A lengthy Nikkei Asia article has pointed out that studying in the U.S. has long been a natural choice for ambitious young Asians, but now they are increasingly staying close to home. And while the article first attempts to blame Trump and guns, the real situation was summed up by Stephanie Kim, assistant professor of education at Georgetown University who was quoted as saying:
“Students have numerous alternative study-abroad destinations beyond the U.S. and U.K… The trend simply points to the diversification of mobility flows and the rise of new higher education hubs.”
The article pointed out that in the latest World University Rankings from Times Higher Education, three Asian schools made the top 30 for the first time and several more were in the top 100. In addition, more Asian universities are offering internationally recognized degree programs that are often in English and at more affordable rates.
Countries such as China and Japan are also becoming more popular places to study abroad. Meanwhile, South Korea has a shrinking college-age population, but experts also say government and school efforts to win back students from the U.S. by making further investments in higher education are paying off. All of this means a mixed picture for international student enrollment at US universities along with those in other western countries.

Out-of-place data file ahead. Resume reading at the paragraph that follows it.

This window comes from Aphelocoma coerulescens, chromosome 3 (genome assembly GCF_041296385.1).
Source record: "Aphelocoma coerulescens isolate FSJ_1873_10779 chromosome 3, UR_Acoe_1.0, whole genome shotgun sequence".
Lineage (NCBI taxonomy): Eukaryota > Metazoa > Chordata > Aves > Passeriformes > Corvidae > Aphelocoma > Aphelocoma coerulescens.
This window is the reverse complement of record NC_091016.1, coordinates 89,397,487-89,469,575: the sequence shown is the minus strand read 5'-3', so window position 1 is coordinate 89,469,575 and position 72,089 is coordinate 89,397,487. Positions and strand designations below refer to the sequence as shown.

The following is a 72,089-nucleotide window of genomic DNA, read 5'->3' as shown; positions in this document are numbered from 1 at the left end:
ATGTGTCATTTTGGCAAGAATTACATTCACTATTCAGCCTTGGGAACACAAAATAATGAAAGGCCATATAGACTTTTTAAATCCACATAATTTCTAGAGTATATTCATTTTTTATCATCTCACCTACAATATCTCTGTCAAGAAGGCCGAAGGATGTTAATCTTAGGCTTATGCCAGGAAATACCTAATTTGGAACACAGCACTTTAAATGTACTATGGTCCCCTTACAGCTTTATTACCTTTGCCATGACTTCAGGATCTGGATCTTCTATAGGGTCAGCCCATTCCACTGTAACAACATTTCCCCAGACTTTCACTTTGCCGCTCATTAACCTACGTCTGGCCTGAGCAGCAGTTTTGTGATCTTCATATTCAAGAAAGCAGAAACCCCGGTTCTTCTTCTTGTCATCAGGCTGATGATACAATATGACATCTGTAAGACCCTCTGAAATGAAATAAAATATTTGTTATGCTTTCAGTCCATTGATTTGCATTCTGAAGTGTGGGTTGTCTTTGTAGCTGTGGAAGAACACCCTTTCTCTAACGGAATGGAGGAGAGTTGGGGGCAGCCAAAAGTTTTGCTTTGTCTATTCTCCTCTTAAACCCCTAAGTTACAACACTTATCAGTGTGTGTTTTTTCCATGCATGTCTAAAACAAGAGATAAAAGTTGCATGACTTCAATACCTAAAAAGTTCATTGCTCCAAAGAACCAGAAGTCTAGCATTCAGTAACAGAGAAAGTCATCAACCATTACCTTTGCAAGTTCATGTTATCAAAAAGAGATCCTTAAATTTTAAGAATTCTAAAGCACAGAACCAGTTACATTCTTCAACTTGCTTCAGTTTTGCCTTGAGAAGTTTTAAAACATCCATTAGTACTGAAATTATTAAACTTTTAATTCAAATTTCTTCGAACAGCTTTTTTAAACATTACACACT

Nevertheless, India remains a bright spot for universities that rely on foreign students. Philip Altbach, director for the Center for International Higher Education at Boston College, was quoted as saying:
“I think significant numbers of Indians will want to study abroad for many years [to come] due to a combination of lack of capacity for good quality education at home, and a desire to get jobs abroad.”